In the Knole

As I mentioned in an earlier post, John and I planned to spend a week at Sissinghurst Castle Gardens in Kent, England–much more on that in the days to come–but we had some time to kill between our overnight Transatlantic flight and our 3:30 check-in time. Since Sissinghurst belonged to Vita Sackville-West and her husband Harold Nicolson, it seemed appropriate that we while away a few hours at her ancestral home of Knole which is conveniently located between the motorway and Sissinghurst.

When we arrived at Knole, I could not have been happier. The weather was gorgeously in the mid-sixties and the air felt so fresh, especially after flying all night. The sight of the house itself was like a calming tonic after the hour-long drive from Heathrow. Nothing unpleasant happened on the way, but I pretty much live in terror of driving in the UK. The first and last time I tried was about six years ago, and after a day of it I handed the keys to John and abdicated all driving responsibilities for the rest of the trip. It isn’t so much the other side of the road business as it is the narrowness of the traffic lanes and the propensity of giant trucks and buses and everything else to come flying at you at 70 mph on said narrow lanes. At any rate, John is much better at it than I am. I think it was because of his youth driving on the narrow, winding roads of coastal northern California that makes it more natural for him than for me who learned on the wide, straight, roads of Minnesota. So for this trip there was no question that John would be the sole driver. Despite having our GPS calling out directions, it was still pretty necessary for me to act as navigator, and so I was only marginally less stressed out sitting in the passenger seat. So when we parked the car, saw the splendid old house set in a medieval deer park and felt the fresh air on our faces, it truly did feel like we had arrived a long way a way from the stress and speed of our daily lives.

It also turned out to be a great introduction for our week-long stay at Sissinghurst. Knole was the house Vita grew up in and it meant the world to her. Being an only child, and a female, the house passed to her cousin Eddy Sackville-West, a writer, music lover, and all around aesthete. In fact, it was her dispossession that led her on the path to the ruined castle at Sissinghurst and the amazing gardens that she and Harold created there.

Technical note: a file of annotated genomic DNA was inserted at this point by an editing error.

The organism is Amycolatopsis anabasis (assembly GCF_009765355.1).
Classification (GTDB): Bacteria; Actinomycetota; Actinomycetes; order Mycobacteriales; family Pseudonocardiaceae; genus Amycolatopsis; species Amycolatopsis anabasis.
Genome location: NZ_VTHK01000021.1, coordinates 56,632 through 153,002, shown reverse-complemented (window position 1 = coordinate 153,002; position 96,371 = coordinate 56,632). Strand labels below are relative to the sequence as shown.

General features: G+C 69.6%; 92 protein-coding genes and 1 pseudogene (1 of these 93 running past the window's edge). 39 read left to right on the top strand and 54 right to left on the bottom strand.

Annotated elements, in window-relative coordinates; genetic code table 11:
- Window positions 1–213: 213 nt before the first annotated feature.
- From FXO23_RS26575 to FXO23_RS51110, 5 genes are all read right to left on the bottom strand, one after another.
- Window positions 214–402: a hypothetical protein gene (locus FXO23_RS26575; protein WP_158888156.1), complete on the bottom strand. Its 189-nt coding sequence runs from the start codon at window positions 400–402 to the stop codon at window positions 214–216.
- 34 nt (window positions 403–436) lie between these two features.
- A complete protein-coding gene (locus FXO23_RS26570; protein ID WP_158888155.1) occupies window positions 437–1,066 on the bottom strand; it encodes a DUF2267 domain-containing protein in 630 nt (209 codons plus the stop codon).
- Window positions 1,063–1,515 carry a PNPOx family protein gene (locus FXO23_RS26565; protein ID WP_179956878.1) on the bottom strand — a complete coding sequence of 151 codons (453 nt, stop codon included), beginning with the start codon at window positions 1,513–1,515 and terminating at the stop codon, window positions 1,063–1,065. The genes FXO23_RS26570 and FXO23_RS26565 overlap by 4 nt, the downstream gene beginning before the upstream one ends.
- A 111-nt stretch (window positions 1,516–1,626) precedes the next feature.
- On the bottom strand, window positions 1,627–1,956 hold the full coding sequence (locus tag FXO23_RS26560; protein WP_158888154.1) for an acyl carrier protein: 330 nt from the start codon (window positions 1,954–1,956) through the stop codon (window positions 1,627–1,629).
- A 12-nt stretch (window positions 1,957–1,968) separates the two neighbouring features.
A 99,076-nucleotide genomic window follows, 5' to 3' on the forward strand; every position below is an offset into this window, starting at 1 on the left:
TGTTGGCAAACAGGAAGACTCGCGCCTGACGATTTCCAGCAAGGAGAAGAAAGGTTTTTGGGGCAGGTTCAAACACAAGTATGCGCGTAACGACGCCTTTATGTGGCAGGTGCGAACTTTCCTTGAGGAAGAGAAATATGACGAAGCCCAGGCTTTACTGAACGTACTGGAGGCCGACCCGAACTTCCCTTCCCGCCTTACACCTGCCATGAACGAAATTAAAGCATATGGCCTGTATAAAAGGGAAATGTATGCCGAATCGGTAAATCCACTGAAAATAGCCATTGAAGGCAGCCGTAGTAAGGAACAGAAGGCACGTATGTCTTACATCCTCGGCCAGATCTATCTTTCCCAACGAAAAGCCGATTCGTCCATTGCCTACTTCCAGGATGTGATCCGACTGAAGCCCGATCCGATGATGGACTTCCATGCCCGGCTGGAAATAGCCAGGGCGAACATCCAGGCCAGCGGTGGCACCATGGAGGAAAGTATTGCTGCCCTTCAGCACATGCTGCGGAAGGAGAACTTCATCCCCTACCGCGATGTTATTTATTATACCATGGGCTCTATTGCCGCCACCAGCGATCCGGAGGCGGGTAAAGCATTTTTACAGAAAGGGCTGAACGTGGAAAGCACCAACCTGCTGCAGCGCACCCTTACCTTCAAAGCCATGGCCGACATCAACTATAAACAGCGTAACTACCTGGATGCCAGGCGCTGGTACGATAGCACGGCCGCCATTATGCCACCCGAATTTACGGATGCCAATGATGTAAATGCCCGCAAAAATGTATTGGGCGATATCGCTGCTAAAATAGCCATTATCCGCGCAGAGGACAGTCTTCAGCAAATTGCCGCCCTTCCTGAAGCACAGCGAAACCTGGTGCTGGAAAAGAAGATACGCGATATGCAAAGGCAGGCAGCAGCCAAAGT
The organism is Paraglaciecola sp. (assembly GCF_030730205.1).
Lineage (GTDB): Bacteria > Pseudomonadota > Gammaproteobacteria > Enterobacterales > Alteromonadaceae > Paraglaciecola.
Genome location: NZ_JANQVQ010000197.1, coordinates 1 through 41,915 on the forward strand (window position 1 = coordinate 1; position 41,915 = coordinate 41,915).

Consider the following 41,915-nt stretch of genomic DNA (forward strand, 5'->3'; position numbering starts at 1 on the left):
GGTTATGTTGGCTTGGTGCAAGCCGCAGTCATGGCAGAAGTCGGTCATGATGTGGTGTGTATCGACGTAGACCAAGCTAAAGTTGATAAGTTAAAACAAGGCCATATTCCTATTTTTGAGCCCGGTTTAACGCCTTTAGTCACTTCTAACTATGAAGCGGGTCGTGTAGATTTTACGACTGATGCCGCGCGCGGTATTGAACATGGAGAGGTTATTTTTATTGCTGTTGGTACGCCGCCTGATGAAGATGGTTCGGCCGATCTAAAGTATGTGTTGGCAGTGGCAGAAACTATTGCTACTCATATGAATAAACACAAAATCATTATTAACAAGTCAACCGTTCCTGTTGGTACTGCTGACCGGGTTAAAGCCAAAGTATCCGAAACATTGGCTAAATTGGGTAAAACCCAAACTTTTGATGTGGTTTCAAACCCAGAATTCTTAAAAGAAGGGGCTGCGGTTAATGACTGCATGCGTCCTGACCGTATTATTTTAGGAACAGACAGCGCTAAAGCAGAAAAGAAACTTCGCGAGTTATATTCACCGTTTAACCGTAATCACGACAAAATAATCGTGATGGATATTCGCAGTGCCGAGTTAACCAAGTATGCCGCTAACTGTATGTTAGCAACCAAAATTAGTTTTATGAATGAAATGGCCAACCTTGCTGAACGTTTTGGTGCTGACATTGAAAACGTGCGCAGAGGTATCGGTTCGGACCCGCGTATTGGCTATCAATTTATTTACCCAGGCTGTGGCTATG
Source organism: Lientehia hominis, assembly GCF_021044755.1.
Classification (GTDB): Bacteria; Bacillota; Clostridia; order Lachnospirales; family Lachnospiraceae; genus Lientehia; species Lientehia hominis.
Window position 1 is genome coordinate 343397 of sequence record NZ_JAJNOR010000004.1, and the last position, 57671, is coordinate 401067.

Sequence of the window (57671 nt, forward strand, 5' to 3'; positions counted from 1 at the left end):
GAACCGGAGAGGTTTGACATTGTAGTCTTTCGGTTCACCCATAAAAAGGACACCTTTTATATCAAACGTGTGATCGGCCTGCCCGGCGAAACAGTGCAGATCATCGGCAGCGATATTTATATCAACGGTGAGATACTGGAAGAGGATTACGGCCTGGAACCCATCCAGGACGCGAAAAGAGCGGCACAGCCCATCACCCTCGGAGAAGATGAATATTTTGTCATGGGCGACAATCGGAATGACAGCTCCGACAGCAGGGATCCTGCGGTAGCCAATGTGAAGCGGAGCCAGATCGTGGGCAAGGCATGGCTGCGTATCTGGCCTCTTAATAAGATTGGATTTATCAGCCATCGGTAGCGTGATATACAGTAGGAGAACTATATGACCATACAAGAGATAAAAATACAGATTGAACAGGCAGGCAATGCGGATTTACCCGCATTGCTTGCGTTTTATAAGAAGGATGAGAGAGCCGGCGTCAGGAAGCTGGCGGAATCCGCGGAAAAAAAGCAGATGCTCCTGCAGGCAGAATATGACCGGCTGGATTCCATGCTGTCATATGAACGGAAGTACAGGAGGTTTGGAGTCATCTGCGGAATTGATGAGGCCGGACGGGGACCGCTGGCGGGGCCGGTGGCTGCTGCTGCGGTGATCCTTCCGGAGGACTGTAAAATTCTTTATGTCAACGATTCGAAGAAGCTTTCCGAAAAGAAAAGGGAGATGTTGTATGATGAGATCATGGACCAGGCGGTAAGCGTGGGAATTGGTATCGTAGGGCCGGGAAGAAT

But, more than any of that, it was just a very pleasant place to begin to decompress.

Even looking at this photo now I can feel my blood pressure go down.
Before we could get down to any site seeing, however, I needed sustenance. Potato leek soup and lots of butter on fresh bread did the trick. When I saw the cherry almond cake I had to get a slice–it reminded me of Mrs Bridges passing around slices of “nice cherry cake” in the servants’ hall on the original Upstairs Downstairs.
Hard not to be captivated by the scene. The postcard perfect blue sky doesn’t hurt.
I didn’t get any pictures of the medieval deer herd that still roams the grounds but this gives you an idea of the idyllic setting.
The lichen certainly helps convey the age of the place.
I love things growing out of places and am charmed when I see a volunteer like this growing about a hundred feet above the ground.

 

6 thoughts on “In the Knole

  1. lauratfrey June 24, 2019 / 11:27 pm

    That’s a house?? It’s massive. Cherry cake sounds great!

    Like

    • Thomas June 30, 2019 / 12:36 pm

      Truth be told, the cherry cake was just okay. But I’m not complaining.

      Like

  2. Liz Dexter June 25, 2019 / 3:00 am

    Ah lovely! I grew up near Knole and went very regularly. In fact, and I might have to translate this for US folk, Mummy got butted up the bum by a deer in that very park in the most hilarious scene of my childhood.

    OK, a deer ran at my mother, whose back was turned, and its head collided with her ass in amusing fashion.

    Like

    • Thomas June 30, 2019 / 12:37 pm

      That is a hilarious memory. And just like the Harry Potter novels, it didn’t need to be Americanized to be understood.

      Liked by 1 person

  3. Susan in TX June 27, 2019 / 11:56 am

    Oh.my.goodness. I could feel my own blood pressure rising as you were describing the drive. (You and John could be twins of my husband and myself when it comes to driving on narrow lanes.) But, the payoff…so beautiful. I always appreciate your shared photos.

    Like

    • Thomas June 30, 2019 / 12:38 pm

      So are you the nervous one like me?

      Like

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